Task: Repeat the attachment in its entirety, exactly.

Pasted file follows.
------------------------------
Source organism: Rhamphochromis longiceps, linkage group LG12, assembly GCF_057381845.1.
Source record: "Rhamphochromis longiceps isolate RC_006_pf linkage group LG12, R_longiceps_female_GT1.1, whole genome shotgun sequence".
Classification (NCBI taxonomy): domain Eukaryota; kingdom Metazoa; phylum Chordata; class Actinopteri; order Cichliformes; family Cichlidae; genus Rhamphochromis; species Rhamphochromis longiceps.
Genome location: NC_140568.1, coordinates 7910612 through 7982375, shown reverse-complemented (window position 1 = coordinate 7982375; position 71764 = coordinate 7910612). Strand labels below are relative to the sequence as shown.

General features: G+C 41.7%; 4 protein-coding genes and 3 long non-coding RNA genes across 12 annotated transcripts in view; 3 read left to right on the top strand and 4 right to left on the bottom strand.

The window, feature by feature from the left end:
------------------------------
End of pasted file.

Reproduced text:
Source organism: Rhamphochromis longiceps, linkage group LG12, assembly GCF_057381845.1.
Source record: "Rhamphochromis longiceps isolate RC_006_pf linkage group LG12, R_longiceps_female_GT1.1, whole genome shotgun sequence".
Classification (NCBI taxonomy): domain Eukaryota; kingdom Metazoa; phylum Chordata; class Actinopteri; order Cichliformes; family Cichlidae; genus Rhamphochromis; species Rhamphochromis longiceps.
Genome location: NC_140568.1, coordinates 7910612 through 7982375, shown reverse-complemented (window position 1 = coordinate 7982375; position 71764 = coordinate 7910612). Strand labels below are relative to the sequence as shown.

General features: G+C 41.7%; 4 protein-coding genes and 3 long non-coding RNA genes across 12 annotated transcripts in view; 3 read left to right on the top strand and 4 right to left on the bottom strand.

The window, feature by feature from the left end: